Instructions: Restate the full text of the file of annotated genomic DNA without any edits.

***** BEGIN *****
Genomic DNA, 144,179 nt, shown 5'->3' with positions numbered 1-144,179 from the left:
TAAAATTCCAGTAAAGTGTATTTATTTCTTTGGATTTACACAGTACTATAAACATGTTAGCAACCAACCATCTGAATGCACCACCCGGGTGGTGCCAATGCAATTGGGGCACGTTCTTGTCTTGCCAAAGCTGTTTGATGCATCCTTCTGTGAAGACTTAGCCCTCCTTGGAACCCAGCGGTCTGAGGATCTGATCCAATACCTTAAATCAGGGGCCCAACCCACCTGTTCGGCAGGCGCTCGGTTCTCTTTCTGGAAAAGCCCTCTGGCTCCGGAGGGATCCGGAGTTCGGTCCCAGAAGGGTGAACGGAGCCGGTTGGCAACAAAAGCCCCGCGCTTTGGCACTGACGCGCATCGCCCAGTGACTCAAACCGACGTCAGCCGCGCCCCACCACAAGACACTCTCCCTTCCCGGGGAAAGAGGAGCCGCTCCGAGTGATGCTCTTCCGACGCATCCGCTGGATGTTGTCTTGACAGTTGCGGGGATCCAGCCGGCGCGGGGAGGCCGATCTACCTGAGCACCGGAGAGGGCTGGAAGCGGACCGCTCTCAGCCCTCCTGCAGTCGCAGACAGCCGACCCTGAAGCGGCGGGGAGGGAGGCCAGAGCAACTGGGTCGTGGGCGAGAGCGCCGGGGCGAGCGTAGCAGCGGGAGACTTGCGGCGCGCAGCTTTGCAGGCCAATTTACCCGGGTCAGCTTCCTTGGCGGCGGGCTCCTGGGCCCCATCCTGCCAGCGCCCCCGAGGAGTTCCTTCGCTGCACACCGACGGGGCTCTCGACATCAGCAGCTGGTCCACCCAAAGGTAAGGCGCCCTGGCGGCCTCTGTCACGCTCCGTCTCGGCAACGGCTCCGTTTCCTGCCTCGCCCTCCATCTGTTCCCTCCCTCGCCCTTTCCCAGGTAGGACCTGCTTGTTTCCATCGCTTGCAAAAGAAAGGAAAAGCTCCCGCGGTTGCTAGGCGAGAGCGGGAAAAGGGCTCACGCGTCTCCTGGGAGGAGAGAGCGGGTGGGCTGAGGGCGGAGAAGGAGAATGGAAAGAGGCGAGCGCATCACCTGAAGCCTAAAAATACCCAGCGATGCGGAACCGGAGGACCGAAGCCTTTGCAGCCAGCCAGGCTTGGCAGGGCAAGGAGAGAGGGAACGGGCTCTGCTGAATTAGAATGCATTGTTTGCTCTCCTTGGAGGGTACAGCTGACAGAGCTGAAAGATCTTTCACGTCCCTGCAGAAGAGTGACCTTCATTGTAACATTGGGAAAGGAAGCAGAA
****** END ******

Genomic DNA, 144,179 nt, shown 5'->3' with positions numbered 1-144,179 from the left:
TAAAATTCCAGTAAAGTGTATTTATTTCTTTGGATTTACACAGTACTATAAACATGTTAGCAACCAACCATCTGAATGCACCACCCGGGTGGTGCCAATGCAATTGGGGCACGTTCTTGTCTTGCCAAAGCTGTTTGATGCATCCTTCTGTGAAGACTTAGCCCTCCTTGGAACCCAGCGGTCTGAGGATCTGATCCAATACCTTAAATCAGGGGCCCAACCCACCTGTTCGGCAGGCGCTCGGTTCTCTTTCTGGAAAAGCCCTCTGGCTCCGGAGGGATCCGGAGTTCGGTCCCAGAAGGGTGAACGGAGCCGGTTGGCAACAAAAGCCCCGCGCTTTGGCACTGACGCGCATCGCCCAGTGACTCAAACCGACGTCAGCCGCGCCCCACCACAAGACACTCTCCCTTCCCGGGGAAAGAGGAGCCGCTCCGAGTGATGCTCTTCCGACGCATCCGCTGGATGTTGTCTTGACAGTTGCGGGGATCCAGCCGGCGCGGGGAGGCCGATCTACCTGAGCACCGGAGAGGGCTGGAAGCGGACCGCTCTCAGCCCTCCTGCAGTCGCAGACAGCCGACCCTGAAGCGGCGGGGAGGGAGGCCAGAGCAACTGGGTCGTGGGCGAGAGCGCCGGGGCGAGCGTAGCAGCGGGAGACTTGCGGCGCGCAGCTTTGCAGGCCAATTTACCCGGGTCAGCTTCCTTGGCGGCGGGCTCCTGGGCCCCATCCTGCCAGCGCCCCCGAGGAGTTCCTTCGCTGCACACCGACGGGGCTCTCGACATCAGCAGCTGGTCCACCCAAAGGTAAGGCGCCCTGGCGGCCTCTGTCACGCTCCGTCTCGGCAACGGCTCCGTTTCCTGCCTCGCCCTCCATCTGTTCCCTCCCTCGCCCTTTCCCAGGTAGGACCTGCTTGTTTCCATCGCTTGCAAAAGAAAGGAAAAGCTCCCGCGGTTGCTAGGCGAGAGCGGGAAAAGGGCTCACGCGTCTCCTGGGAGGAGAGAGCGGGTGGGCTGAGGGCGGAGAAGGAGAATGGAAAGAGGCGAGCGCATCACCTGAAGCCTAAAAATACCCAGCGATGCGGAACCGGAGGACCGAAGCCTTTGCAGCCAGCCAGGCTTGGCAGGGCAAGGAGAGAGGGAACGGGCTCTGCTGAATTAGAATGCATTGTTTGCTCTCCTTGGAGGGTACAGCTGACAGAGCTGAAAGATCTTTCACGTCCCTGCAGAAGAGTGACCTTCATTGTAACATTGGGAAAGGAAGCAGAA